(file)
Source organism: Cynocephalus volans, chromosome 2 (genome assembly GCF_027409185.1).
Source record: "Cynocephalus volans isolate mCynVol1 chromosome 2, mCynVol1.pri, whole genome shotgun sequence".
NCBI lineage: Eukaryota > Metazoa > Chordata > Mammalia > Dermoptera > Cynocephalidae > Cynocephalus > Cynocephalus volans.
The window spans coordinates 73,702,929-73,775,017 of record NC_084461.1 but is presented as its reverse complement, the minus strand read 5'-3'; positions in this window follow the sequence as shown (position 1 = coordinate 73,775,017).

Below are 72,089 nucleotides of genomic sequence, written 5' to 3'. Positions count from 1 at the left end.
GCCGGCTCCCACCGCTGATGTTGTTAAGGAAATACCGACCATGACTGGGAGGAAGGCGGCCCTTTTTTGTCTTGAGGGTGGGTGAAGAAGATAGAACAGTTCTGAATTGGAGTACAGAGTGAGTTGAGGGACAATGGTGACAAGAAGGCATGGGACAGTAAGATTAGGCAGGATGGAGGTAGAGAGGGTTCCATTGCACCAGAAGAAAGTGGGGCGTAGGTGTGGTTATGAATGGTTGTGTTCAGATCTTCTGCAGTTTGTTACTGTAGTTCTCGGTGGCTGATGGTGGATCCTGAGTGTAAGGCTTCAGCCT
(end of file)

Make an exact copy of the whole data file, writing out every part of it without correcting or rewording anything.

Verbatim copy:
Source organism: Cynocephalus volans, chromosome 2 (genome assembly GCF_027409185.1).
Source record: "Cynocephalus volans isolate mCynVol1 chromosome 2, mCynVol1.pri, whole genome shotgun sequence".
NCBI lineage: Eukaryota > Metazoa > Chordata > Mammalia > Dermoptera > Cynocephalidae > Cynocephalus > Cynocephalus volans.
The window spans coordinates 73,702,929-73,775,017 of record NC_084461.1 but is presented as its reverse complement, the minus strand read 5'-3'; positions in this window follow the sequence as shown (position 1 = coordinate 73,775,017).

Below are 72,089 nucleotides of genomic sequence, written 5' to 3'. Positions count from 1 at the left end.
GCCGGCTCCCACCGCTGATGTTGTTAAGGAAATACCGACCATGACTGGGAGGAAGGCGGCCCTTTTTTGTCTTGAGGGTGGGTGAAGAAGATAGAACAGTTCTGAATTGGAGTACAGAGTGAGTTGAGGGACAATGGTGACAAGAAGGCATGGGACAGTAAGATTAGGCAGGATGGAGGTAGAGAGGGTTCCATTGCACCAGAAGAAAGTGGGGCGTAGGTGTGGTTATGAATGGTTGTGTTCAGATCTTCTGCAGTTTGTTACTGTAGTTCTCGGTGGCTGATGGTGGATCCTGAGTGTAAGGCTTCAGCCT